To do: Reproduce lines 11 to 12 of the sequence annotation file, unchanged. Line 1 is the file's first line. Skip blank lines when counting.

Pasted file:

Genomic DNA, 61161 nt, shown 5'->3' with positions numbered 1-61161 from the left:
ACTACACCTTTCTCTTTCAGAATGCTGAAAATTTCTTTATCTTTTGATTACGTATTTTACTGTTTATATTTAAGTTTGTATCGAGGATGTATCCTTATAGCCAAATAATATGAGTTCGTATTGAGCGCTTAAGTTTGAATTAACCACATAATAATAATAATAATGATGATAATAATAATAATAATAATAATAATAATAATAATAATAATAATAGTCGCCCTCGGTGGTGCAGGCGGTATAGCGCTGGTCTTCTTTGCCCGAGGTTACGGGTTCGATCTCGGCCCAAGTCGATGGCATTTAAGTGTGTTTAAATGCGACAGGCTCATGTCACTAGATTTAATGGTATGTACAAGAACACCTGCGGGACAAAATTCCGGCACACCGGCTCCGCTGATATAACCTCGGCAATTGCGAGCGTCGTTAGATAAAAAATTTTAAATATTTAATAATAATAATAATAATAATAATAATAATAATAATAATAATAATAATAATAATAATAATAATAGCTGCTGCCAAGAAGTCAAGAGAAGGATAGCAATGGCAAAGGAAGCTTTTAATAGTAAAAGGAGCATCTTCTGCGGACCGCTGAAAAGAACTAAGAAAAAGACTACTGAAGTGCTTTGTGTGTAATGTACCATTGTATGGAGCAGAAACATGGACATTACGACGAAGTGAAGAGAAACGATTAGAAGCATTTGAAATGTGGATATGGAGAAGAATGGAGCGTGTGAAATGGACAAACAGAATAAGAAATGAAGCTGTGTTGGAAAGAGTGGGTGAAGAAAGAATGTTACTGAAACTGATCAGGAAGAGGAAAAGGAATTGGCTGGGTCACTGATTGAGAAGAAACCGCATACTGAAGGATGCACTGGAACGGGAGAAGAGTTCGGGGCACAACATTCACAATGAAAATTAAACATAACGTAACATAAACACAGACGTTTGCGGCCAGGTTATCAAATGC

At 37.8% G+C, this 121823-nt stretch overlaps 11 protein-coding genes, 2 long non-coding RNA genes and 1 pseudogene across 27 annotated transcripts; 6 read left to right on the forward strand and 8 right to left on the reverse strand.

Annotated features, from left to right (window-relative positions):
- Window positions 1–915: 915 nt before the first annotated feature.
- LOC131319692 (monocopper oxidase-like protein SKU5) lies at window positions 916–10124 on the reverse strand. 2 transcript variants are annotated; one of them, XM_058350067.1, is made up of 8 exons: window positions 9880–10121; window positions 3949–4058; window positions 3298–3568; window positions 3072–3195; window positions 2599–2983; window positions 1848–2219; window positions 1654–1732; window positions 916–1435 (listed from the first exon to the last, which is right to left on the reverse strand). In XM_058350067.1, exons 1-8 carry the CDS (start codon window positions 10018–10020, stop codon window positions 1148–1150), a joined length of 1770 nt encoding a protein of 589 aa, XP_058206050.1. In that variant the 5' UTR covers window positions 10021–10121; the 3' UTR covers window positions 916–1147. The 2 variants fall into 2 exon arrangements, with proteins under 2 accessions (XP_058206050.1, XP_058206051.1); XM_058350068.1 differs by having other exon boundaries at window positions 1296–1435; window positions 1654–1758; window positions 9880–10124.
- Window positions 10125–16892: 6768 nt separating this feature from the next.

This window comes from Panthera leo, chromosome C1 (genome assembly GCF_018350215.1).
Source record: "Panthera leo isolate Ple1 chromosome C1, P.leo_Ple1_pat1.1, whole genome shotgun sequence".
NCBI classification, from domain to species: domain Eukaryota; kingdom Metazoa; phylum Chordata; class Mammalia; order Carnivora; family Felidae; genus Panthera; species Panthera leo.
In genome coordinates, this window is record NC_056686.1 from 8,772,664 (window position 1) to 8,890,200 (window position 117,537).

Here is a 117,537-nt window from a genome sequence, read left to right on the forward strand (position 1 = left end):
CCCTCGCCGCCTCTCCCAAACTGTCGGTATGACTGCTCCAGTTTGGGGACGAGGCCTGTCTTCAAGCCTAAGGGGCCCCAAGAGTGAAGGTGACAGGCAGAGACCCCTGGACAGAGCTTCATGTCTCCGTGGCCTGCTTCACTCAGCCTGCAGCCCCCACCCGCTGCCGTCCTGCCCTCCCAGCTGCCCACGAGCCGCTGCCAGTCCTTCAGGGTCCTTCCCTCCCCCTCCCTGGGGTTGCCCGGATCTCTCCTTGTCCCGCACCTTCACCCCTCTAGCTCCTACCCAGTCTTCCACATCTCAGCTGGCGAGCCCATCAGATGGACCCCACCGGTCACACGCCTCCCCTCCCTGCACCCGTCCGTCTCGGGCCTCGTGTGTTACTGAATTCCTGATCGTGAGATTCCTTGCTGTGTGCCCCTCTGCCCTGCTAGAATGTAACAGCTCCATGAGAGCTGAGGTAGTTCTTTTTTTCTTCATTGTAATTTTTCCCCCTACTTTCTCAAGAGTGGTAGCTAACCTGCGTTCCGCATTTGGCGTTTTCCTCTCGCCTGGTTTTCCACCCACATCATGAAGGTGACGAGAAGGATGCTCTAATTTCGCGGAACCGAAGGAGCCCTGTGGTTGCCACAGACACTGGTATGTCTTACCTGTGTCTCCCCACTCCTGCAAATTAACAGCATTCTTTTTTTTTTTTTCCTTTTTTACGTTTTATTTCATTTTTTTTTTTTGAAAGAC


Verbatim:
In genome coordinates, this window is record NC_056686.1 from 8,772,664 (window position 1) to 8,890,200 (window position 117,537).

Here is a 117,537-nt window from a genome sequence, read left to right on the forward strand (position 1 = left end):